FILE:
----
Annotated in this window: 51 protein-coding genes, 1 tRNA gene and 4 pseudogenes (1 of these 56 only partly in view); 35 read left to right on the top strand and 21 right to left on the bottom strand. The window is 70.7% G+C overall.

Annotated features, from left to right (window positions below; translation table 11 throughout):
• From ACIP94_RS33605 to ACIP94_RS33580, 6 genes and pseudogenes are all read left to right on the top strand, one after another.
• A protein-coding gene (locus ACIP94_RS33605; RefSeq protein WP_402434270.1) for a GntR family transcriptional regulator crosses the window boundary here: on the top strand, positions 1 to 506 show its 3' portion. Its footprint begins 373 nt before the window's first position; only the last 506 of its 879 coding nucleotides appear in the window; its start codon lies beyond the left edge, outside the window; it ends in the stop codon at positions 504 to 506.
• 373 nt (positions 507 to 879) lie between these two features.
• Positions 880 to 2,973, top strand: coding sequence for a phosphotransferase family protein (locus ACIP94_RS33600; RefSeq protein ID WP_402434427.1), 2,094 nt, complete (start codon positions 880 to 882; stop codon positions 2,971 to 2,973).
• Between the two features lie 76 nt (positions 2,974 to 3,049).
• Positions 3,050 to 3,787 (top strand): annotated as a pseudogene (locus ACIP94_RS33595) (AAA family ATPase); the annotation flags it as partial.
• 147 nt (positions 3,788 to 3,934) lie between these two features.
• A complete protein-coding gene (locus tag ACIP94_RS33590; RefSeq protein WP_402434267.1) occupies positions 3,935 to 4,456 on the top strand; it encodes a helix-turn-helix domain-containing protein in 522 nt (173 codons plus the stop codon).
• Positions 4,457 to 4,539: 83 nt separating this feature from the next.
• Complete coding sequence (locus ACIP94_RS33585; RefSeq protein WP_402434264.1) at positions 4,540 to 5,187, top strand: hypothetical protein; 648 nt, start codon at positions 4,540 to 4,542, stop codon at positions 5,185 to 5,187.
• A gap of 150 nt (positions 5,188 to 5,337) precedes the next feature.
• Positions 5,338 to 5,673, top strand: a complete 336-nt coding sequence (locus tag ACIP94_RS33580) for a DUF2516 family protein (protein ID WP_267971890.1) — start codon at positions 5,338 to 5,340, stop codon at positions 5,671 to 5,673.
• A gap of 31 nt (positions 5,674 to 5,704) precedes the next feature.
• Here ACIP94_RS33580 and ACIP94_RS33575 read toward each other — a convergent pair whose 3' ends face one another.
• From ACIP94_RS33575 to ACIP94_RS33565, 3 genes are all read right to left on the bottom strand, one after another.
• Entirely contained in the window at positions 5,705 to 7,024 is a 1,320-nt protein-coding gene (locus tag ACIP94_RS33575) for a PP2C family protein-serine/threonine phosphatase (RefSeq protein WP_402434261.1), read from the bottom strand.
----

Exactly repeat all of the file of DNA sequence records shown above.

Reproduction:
Annotated in this window: 51 protein-coding genes, 1 tRNA gene and 4 pseudogenes (1 of these 56 only partly in view); 35 read left to right on the top strand and 21 right to left on the bottom strand. The window is 70.7% G+C overall.

Annotated features, from left to right (window positions below; translation table 11 throughout):
• From ACIP94_RS33605 to ACIP94_RS33580, 6 genes and pseudogenes are all read left to right on the top strand, one after another.
• A protein-coding gene (locus ACIP94_RS33605; RefSeq protein WP_402434270.1) for a GntR family transcriptional regulator crosses the window boundary here: on the top strand, positions 1 to 506 show its 3' portion. Its footprint begins 373 nt before the window's first position; only the last 506 of its 879 coding nucleotides appear in the window; its start codon lies beyond the left edge, outside the window; it ends in the stop codon at positions 504 to 506.
• 373 nt (positions 507 to 879) lie between these two features.
• Positions 880 to 2,973, top strand: coding sequence for a phosphotransferase family protein (locus ACIP94_RS33600; RefSeq protein ID WP_402434427.1), 2,094 nt, complete (start codon positions 880 to 882; stop codon positions 2,971 to 2,973).
• Between the two features lie 76 nt (positions 2,974 to 3,049).
• Positions 3,050 to 3,787 (top strand): annotated as a pseudogene (locus ACIP94_RS33595) (AAA family ATPase); the annotation flags it as partial.
• 147 nt (positions 3,788 to 3,934) lie between these two features.
• A complete protein-coding gene (locus tag ACIP94_RS33590; RefSeq protein WP_402434267.1) occupies positions 3,935 to 4,456 on the top strand; it encodes a helix-turn-helix domain-containing protein in 522 nt (173 codons plus the stop codon).
• Positions 4,457 to 4,539: 83 nt separating this feature from the next.
• Complete coding sequence (locus ACIP94_RS33585; RefSeq protein WP_402434264.1) at positions 4,540 to 5,187, top strand: hypothetical protein; 648 nt, start codon at positions 4,540 to 4,542, stop codon at positions 5,185 to 5,187.
• A gap of 150 nt (positions 5,188 to 5,337) precedes the next feature.
• Positions 5,338 to 5,673, top strand: a complete 336-nt coding sequence (locus tag ACIP94_RS33580) for a DUF2516 family protein (protein ID WP_267971890.1) — start codon at positions 5,338 to 5,340, stop codon at positions 5,671 to 5,673.
• A gap of 31 nt (positions 5,674 to 5,704) precedes the next feature.
• Here ACIP94_RS33580 and ACIP94_RS33575 read toward each other — a convergent pair whose 3' ends face one another.
• From ACIP94_RS33575 to ACIP94_RS33565, 3 genes are all read right to left on the bottom strand, one after another.
• Entirely contained in the window at positions 5,705 to 7,024 is a 1,320-nt protein-coding gene (locus tag ACIP94_RS33575) for a PP2C family protein-serine/threonine phosphatase (RefSeq protein WP_402434261.1), read from the bottom strand.